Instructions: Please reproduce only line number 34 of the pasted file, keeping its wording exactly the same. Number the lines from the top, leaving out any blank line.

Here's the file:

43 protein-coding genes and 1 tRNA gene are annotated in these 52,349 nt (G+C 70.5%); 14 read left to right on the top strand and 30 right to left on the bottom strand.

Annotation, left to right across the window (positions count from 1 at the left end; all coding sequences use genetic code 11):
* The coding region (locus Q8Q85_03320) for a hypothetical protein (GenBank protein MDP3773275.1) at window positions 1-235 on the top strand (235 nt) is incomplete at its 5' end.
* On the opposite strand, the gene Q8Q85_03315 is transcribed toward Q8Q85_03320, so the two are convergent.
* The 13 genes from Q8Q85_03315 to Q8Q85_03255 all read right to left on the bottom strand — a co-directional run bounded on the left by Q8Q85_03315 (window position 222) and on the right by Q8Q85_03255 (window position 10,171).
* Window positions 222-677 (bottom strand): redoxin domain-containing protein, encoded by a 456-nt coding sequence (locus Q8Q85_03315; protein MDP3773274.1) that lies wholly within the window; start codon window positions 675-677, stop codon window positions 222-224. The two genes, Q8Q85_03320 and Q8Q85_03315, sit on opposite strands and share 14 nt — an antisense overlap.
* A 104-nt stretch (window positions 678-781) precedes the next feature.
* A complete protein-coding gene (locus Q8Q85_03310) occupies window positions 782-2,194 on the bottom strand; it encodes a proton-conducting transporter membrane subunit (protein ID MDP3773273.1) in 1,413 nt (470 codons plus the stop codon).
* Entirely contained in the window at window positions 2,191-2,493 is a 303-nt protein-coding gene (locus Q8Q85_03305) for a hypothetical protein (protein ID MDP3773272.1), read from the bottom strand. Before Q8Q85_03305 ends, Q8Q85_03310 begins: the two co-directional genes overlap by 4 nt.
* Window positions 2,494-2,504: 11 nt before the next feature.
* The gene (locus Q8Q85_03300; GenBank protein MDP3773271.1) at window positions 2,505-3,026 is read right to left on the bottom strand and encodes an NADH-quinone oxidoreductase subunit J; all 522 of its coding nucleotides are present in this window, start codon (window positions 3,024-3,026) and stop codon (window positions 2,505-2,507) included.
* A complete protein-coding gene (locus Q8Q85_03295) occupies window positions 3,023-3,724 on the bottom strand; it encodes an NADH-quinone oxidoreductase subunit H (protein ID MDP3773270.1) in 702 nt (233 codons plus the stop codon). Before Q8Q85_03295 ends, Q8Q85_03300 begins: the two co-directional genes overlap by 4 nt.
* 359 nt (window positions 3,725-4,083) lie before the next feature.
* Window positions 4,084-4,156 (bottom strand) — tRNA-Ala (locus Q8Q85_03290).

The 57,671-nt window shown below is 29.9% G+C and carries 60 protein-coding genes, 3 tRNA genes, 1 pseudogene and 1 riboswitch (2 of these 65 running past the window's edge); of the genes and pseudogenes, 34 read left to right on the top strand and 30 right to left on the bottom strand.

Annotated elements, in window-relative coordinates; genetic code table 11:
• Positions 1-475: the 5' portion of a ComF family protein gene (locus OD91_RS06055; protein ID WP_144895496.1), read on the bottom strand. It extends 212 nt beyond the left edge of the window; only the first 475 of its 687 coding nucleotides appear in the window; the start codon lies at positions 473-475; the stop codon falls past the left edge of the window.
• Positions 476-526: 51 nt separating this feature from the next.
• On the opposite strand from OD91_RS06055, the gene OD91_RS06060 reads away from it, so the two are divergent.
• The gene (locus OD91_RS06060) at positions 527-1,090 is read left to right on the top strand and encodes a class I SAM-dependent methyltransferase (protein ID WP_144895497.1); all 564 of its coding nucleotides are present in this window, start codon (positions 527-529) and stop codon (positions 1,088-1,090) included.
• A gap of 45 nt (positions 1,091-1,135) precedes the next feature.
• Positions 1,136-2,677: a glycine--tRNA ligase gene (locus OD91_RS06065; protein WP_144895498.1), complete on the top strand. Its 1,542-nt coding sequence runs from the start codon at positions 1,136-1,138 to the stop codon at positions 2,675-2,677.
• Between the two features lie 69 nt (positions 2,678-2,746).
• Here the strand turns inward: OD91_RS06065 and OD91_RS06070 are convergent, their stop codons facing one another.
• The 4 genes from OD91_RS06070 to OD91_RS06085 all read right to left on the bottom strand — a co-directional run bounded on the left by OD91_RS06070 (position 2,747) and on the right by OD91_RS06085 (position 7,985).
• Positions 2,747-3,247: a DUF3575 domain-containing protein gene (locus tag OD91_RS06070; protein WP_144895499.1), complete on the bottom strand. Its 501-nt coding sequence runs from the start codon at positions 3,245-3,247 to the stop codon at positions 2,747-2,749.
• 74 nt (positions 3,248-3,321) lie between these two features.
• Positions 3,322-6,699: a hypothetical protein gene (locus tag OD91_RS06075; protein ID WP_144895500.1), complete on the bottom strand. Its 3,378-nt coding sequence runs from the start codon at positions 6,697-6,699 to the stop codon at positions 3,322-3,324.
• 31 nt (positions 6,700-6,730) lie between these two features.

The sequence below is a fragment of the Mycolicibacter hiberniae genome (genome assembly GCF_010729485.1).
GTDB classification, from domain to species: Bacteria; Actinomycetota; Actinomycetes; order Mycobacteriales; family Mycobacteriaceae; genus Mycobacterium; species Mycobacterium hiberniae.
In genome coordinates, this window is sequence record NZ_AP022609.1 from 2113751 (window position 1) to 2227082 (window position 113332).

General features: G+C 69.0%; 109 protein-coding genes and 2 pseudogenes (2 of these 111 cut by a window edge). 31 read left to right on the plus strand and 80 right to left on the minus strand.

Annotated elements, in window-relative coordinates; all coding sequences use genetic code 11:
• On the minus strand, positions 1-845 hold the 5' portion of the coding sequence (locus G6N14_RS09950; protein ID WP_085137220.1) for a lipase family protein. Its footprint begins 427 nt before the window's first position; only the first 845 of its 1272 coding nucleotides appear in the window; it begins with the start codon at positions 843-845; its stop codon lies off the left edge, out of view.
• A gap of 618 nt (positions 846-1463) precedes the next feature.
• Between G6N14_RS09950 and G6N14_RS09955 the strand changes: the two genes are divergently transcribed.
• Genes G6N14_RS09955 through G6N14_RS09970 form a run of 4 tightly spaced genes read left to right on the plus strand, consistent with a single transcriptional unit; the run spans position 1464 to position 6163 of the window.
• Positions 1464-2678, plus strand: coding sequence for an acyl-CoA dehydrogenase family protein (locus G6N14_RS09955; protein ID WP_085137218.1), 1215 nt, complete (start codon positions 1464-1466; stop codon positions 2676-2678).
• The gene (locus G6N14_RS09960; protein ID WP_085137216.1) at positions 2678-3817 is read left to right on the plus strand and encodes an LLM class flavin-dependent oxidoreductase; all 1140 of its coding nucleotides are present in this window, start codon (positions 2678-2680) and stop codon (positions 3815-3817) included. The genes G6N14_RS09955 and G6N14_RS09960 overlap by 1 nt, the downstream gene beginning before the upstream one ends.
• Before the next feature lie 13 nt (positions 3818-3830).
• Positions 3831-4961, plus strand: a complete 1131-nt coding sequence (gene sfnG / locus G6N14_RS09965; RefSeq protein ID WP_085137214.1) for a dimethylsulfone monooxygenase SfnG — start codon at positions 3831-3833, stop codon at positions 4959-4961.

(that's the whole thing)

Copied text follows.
Annotated elements, in window-relative coordinates; all coding sequences use genetic code 11: